By Ambrose Evans-Pritchard at The Telegraph
Brazil is heading straight into the arms of the International Monetary Fund. The sooner this grim reality is recognised by the country’s leaders, the safer it will be for the world.
The interwoven political and economic crisis has gone beyond the point of no return. The government is frozen. The finance ministry has lost the trust of Brazilian investors and global markets in equal measure.
Almost nothing credible is being done to stop the debt trajectory spinning into orbit. Few believe that the ruling Workers Party is either capable or willing to take the drastic austerity measures needed to break out of the policy trap, or that it would suffice at this late stage even if they tried.
“There is an enormous fiscal crisis and we’re flirting with a return to hyperinflation. All the debt variables are going in the wrong direction,” said Raul Velloso, the former state secretary of planning.
“There is a loss of confidence in the ability of the government to manage its debts. We face the risk of default,” he said. Three quarters of the budget is effectively untouchable, locked in by a web of welfare payments and regional transfers.
President Dilma Rousseff is battling impeachment. Whether she wins or loses over coming months, the congress is too fractured and enflamed to do much about a budget deficit running at over 10pc of GDP.
“I have the feeling that nobody wants to take any bold steps, or make any sacrifices,” said Arminio Fraga, the former central bank governor.
“Brazil ended up in this situation by doubling down on credit and fiscal expansion. It woke up with the nightmare of a paralyzed country and a ruined model that is not being corrected. It is an economic tragedy,” he told O Estado de Sao Paulo.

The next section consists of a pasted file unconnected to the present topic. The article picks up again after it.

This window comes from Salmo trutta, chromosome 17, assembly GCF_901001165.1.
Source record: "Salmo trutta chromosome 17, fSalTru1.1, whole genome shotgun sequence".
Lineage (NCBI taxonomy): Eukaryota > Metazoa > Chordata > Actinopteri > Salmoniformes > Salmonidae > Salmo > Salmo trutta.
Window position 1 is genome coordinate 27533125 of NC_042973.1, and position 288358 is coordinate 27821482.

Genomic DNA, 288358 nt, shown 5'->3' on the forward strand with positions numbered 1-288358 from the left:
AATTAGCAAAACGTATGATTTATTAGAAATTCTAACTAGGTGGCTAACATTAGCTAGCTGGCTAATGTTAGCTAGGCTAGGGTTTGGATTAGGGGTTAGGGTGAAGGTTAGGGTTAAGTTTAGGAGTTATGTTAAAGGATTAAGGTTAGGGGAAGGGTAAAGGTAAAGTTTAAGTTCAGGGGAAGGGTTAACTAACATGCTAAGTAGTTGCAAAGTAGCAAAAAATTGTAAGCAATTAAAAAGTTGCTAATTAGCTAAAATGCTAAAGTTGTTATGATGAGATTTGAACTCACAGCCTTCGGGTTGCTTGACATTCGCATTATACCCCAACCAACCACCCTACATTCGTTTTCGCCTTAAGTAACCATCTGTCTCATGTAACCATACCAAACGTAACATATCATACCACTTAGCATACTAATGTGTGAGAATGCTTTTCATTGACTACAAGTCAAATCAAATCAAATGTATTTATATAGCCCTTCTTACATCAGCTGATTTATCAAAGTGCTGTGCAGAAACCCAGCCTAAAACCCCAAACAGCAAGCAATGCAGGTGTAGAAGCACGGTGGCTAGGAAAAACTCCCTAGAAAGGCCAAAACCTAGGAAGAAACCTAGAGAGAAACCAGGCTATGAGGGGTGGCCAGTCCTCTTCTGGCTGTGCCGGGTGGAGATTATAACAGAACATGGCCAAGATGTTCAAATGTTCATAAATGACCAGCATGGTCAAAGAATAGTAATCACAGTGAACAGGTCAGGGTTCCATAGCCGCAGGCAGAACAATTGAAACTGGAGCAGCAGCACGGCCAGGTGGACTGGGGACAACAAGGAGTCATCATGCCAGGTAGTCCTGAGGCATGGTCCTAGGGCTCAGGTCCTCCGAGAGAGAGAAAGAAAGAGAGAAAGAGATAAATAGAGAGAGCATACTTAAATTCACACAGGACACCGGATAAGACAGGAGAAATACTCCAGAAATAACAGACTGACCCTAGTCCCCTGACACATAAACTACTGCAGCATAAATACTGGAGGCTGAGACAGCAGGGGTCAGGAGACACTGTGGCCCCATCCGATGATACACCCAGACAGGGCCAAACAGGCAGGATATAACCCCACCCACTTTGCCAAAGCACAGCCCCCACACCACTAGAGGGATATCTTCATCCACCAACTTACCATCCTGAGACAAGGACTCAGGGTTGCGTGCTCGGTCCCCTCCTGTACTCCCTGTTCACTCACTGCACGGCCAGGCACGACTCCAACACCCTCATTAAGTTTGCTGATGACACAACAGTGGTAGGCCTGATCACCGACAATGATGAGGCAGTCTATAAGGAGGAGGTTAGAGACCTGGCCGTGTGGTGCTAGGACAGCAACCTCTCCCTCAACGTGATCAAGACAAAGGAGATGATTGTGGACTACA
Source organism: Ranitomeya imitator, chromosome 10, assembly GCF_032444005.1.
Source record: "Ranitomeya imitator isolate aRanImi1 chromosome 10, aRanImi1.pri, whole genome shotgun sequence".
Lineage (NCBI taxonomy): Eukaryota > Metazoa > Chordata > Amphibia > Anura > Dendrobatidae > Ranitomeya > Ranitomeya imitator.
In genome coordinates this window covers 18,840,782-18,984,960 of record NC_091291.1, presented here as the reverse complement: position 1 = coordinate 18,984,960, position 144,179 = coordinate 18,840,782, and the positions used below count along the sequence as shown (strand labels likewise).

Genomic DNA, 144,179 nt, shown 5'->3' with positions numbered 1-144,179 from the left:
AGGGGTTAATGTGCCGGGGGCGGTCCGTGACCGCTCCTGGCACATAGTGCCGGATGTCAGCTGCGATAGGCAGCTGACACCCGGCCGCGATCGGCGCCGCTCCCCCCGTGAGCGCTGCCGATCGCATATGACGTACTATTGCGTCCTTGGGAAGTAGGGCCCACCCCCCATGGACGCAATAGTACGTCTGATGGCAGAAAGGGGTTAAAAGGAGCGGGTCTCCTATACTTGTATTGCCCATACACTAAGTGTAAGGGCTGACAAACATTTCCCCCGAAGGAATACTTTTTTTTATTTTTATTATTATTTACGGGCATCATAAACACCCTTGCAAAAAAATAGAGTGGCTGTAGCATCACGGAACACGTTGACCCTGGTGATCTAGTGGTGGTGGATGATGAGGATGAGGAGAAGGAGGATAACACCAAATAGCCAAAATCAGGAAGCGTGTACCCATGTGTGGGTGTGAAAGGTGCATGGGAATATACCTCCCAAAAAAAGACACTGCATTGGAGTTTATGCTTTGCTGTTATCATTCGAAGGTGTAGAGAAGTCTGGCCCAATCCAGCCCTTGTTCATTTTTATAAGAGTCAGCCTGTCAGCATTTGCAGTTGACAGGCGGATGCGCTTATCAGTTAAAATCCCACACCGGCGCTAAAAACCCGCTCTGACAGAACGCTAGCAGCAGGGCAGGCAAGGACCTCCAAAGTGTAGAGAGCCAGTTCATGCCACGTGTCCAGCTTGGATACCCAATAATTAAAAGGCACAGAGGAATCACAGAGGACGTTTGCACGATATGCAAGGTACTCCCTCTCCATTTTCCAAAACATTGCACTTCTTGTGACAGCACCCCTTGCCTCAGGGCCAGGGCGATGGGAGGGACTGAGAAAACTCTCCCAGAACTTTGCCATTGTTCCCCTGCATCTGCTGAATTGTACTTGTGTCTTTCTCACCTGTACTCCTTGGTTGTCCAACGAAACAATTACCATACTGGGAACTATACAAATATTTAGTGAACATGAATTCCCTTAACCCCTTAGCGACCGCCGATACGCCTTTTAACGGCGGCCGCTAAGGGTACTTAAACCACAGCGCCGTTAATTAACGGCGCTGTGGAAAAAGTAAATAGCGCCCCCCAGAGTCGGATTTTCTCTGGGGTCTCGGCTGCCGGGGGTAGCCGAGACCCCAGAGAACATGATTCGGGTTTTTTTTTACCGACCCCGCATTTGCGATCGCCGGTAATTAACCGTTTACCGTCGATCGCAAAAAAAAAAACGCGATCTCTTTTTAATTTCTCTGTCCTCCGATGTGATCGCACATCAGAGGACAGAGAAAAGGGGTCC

Mr Fraga said the collapse is desperately sad because Brazil seemed to be on the right path under president Luis Inacio da Silva, or Lula as everybody knows him.
“There was a feeling that the country was getting ahead, and then it vanished. The country suddenly lost itself completely,” he said.
It emerged this week that even Lula is under criminal investigation, the latest casualty of the Lava Jato (carwash) scandal. This began as a probe into the abuse of inflated contracts from the state oil giant Petrobras to fund the Workers Party, but is fast engulfing the country’s political elites in a broader purge – akin to Italy’s “mani pulite” scandals in the 1990s.
In a sense it is an impressive show of judicial independence. But nobody knows how this will end, and the mood is turning tetchy. The justice minister resigned this week, angry over pressure from his own Workers Party to rein in the probe.
Rui Falcão, the party chief, retorted that basic rights are now being violated by prosecutors acting beyond the rule of law. “We’re seeing the abolition of habeas corpus. It is the democracy of the country that is at stake,” he said.
Dilma lost her last chance to win back market trust when her Chicago-trained trouble-shooter, Joaquim Levy, threw in the towel after a year as finance minister, defeated by foot-dragging in the cabinet.
Disbelief is by now so pervasive that her government would struggle to restore confidence even if it grasped the nettle. The IMF is the only way out of the impasse.
This is not because the country needs an immediate infusion of funds to stay afloat – that is clearly not the case yet – but because it is caught in a vicious cycle that cannot easily be halted without the imported credibility of a deus ex machina.
Ernesto Talvi, director of the Brookings-CERES Latin America programme, says the IMF is the least poisonous among a range of dire options.
“The only alternatives are an inflationary spiral to dilute the real value of debt, or a downward economic spiral that may cause debt restructuring,” he said.
The Workers Party will not like genuflecting before the Fund, the arch-enforcer of “neo-liberal capitalism” and the factotum of global banks in the folklore of Latin America’s Left. Dilma may have to eat her words. “The IMF will never again command Brazilian politics,” she vowed eighteen months ago.
Mr Talvi says they have no choice. “There are times in politics when the impossible becomes the inevitable. They will realize that the IMF is their only way out,” he said.
It is a matter of some urgency for the world. Brazil is the biggest economy in Latin America by far, large enough to set off contagion through emerging markets and trigger a systemic financial event.